[gmx-users] Shift Electrostatic Summation
Mark.Abraham at anu.edu.au
Wed Apr 15 06:21:08 CEST 2009
Shuangxing Dai wrote:
> ----- Original Message ----- From: "Mark Abraham" <Mark.Abraham at anu.edu.au>
> To: "Discussion list for GROMACS users" <gmx-users at gromacs.org>
> Sent: 14 April, 2009 8:01 PM
> Subject: Re: [gmx-users] Shift Electrostatic Summation
>> Shuangxing Dai wrote:
>>> Thank you for your help. Yes, when I found the user define part for
>>> electrostatics, I hope I can use this part since the analytic form of
>>> my potential is known. However, since there is a self energy term
>>> exist and then the whole energy cannot be decomposed to pair
>>> interactions because I cannot specify how much to each pair since the
>>> number of neighbours is unkown. That is why I am confused. So I still
>>> need an new electrostatic summation similiar to shift, not just a new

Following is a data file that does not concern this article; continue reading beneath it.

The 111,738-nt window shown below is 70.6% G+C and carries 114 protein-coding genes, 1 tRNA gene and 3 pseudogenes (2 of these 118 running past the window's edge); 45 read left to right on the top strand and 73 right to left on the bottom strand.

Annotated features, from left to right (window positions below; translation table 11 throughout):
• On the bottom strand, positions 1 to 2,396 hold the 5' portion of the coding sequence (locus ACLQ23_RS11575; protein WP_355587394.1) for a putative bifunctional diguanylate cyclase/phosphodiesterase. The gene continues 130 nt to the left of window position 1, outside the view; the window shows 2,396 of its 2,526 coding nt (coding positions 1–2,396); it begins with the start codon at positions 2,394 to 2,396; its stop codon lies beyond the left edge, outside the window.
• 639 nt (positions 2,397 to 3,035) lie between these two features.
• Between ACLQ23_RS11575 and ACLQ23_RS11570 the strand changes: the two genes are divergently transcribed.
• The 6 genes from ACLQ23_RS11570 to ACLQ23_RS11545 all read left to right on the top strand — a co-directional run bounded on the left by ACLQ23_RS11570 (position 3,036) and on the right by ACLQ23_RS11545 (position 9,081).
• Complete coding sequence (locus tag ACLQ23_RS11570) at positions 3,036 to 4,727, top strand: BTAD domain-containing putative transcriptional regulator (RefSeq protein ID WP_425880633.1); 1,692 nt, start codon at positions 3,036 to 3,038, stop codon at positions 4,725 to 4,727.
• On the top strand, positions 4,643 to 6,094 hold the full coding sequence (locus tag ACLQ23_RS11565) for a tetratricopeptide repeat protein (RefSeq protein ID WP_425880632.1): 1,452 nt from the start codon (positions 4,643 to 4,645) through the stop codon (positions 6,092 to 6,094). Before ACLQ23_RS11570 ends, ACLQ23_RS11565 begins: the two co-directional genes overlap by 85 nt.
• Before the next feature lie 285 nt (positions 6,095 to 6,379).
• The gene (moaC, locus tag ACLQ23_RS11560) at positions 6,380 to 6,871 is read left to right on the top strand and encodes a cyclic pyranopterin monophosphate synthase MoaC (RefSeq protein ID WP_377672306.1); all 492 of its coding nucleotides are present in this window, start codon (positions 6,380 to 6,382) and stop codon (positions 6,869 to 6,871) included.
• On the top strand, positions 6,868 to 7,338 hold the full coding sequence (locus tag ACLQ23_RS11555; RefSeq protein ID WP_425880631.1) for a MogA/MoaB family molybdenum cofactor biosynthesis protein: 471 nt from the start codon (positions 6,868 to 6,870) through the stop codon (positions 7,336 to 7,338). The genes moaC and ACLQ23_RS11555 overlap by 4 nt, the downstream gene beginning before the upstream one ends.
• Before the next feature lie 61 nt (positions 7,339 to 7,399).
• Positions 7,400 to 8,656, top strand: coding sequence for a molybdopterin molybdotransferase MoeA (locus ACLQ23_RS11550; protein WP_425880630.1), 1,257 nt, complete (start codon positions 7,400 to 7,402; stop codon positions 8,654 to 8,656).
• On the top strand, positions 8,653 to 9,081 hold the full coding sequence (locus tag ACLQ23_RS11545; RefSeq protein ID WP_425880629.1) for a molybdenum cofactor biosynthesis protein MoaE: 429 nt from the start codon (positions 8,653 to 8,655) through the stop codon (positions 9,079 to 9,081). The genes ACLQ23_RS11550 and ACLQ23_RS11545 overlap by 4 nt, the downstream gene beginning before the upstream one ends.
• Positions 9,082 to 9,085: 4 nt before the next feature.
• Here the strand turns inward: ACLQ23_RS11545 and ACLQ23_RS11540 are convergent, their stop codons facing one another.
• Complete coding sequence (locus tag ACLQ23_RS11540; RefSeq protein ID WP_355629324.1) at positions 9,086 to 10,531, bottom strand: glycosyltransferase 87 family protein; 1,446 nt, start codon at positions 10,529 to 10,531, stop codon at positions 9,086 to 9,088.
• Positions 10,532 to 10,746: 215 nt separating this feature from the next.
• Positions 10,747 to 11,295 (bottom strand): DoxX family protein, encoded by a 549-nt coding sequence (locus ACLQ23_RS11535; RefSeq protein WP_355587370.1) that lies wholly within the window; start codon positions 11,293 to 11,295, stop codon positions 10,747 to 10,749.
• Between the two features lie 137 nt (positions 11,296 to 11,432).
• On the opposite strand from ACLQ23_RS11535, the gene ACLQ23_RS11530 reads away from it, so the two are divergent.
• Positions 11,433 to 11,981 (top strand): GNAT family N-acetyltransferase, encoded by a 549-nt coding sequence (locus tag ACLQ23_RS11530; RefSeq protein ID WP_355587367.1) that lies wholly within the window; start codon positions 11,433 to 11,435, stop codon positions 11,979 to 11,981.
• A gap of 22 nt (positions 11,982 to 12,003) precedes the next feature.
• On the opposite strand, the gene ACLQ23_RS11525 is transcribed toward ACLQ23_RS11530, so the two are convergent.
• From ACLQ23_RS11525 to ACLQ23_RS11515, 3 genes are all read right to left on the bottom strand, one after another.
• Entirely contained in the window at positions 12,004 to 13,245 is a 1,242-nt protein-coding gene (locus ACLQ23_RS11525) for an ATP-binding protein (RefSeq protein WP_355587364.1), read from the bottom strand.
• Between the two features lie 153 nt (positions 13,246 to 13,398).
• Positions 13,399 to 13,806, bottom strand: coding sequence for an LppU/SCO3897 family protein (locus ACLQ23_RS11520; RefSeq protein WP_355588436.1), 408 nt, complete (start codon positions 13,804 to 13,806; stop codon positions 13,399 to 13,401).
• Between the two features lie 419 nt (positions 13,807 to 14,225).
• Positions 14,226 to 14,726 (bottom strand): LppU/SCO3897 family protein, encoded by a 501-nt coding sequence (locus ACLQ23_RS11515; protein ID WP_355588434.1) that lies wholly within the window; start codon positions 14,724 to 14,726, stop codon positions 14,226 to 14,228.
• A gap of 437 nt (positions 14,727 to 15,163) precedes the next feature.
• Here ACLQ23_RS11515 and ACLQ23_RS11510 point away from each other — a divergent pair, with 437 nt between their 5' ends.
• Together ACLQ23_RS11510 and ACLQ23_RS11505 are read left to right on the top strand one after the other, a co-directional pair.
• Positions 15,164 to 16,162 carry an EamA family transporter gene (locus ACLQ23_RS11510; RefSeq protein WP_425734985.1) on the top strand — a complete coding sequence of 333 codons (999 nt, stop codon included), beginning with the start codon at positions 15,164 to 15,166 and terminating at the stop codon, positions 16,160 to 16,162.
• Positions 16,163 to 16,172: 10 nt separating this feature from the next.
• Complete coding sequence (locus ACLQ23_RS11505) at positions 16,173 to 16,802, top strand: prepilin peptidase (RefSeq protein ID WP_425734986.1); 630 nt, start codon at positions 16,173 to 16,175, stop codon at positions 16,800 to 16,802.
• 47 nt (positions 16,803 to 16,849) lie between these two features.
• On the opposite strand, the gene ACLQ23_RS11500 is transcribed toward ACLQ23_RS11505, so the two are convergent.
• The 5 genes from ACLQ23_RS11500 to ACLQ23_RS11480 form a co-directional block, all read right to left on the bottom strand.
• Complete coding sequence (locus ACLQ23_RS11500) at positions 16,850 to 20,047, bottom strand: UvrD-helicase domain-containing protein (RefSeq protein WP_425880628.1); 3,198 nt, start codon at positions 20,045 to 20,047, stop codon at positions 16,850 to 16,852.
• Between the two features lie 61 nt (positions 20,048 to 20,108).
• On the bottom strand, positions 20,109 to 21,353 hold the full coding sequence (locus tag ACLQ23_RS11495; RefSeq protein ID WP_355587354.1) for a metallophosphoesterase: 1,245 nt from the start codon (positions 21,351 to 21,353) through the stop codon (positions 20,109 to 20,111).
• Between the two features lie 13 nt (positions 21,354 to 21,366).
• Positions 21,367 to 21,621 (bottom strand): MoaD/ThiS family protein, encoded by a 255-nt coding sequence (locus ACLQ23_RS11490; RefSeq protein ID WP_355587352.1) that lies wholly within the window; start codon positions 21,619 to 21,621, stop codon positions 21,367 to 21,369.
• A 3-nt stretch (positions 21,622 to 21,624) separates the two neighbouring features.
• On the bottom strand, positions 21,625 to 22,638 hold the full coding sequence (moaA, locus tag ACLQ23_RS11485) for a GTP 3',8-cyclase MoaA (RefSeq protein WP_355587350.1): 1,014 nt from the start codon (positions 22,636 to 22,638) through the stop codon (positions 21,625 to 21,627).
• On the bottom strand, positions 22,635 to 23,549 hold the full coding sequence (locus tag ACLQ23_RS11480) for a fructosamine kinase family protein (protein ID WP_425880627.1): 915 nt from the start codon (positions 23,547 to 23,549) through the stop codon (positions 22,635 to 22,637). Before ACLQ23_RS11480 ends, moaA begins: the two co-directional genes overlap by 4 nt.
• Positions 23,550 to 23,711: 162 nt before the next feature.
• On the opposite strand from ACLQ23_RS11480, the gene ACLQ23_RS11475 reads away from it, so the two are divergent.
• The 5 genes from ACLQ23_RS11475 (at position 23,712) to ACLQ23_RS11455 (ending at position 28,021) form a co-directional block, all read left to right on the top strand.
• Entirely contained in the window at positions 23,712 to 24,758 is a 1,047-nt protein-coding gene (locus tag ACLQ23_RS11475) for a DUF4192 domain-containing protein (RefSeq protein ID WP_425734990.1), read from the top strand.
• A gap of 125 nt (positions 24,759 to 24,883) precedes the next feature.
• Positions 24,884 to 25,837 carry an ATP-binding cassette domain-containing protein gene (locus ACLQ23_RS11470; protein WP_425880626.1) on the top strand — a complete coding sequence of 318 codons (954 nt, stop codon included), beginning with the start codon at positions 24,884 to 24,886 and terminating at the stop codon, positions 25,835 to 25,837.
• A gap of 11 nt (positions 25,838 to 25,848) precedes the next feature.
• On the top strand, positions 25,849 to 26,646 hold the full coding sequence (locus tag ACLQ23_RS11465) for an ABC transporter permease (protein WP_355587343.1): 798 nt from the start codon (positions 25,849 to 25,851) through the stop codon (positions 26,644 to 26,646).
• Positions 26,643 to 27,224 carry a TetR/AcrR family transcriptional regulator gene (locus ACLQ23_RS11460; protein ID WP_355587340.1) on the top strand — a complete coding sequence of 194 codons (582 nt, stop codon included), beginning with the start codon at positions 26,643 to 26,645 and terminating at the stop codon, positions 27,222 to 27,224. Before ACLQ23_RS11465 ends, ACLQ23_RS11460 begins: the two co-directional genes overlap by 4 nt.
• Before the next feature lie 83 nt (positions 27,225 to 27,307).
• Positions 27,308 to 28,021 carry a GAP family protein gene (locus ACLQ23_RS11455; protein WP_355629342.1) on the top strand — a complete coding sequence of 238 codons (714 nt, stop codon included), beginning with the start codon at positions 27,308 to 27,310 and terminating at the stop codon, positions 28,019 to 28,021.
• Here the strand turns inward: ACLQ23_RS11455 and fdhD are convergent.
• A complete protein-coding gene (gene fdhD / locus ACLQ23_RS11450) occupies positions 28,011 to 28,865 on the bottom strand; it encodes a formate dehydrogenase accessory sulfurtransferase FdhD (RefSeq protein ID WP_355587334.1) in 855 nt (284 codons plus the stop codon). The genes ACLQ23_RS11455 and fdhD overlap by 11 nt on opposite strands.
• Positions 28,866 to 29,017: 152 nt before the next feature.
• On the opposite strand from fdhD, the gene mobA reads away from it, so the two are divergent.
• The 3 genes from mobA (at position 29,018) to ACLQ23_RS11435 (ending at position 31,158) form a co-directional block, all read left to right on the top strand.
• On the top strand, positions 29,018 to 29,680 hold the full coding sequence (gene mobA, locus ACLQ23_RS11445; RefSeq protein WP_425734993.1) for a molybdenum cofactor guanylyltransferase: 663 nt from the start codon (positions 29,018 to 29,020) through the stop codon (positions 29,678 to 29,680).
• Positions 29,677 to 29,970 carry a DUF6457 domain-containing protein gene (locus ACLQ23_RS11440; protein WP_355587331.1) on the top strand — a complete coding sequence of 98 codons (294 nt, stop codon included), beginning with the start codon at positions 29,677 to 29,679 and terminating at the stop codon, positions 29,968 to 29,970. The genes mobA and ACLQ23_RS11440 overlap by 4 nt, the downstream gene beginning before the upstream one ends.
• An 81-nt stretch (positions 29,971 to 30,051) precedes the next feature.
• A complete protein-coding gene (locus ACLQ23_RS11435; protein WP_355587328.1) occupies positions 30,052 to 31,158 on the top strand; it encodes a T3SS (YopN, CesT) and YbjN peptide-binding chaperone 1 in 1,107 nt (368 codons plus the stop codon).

>>> pair interaction.
>> The number of neighbours is known at run-time. However, I still don't
>> see why this matters - see
> OK, the self energy is assigned for each ion. If I want to decompose the
> potential form of total energy to summation of pair potential, I should
> devide the self term by number of neighbours and assigned to each pair.
> So I cannot use user define potential for my problem.
You can use a user potential if the dependence of the force and/or
potential on r and N is sufficiently separable. The number of neighbours
is known inside the inner nonbonded loops, because they're looping over
the neighbours of each particle. So you merely do a table lookup before
or after some function of N is applied to some function of r. Thus the
only work you'd need to do is to construct the correct form of tables,
and add in the arithmetic concerning N.
Per my advice in that previous thread, you should read and understand
the code for the nonbonded kernel for a straight cutoff, compare that
with non-table-lookup Ewald, and compare that with table-lookup Ewald.
Also heed the advice Berk gave you.
You've still never explained why N in the formula in that previous
thread is the number of neighbours of a given particle, not the number
of particles in the system - but that's your problem.
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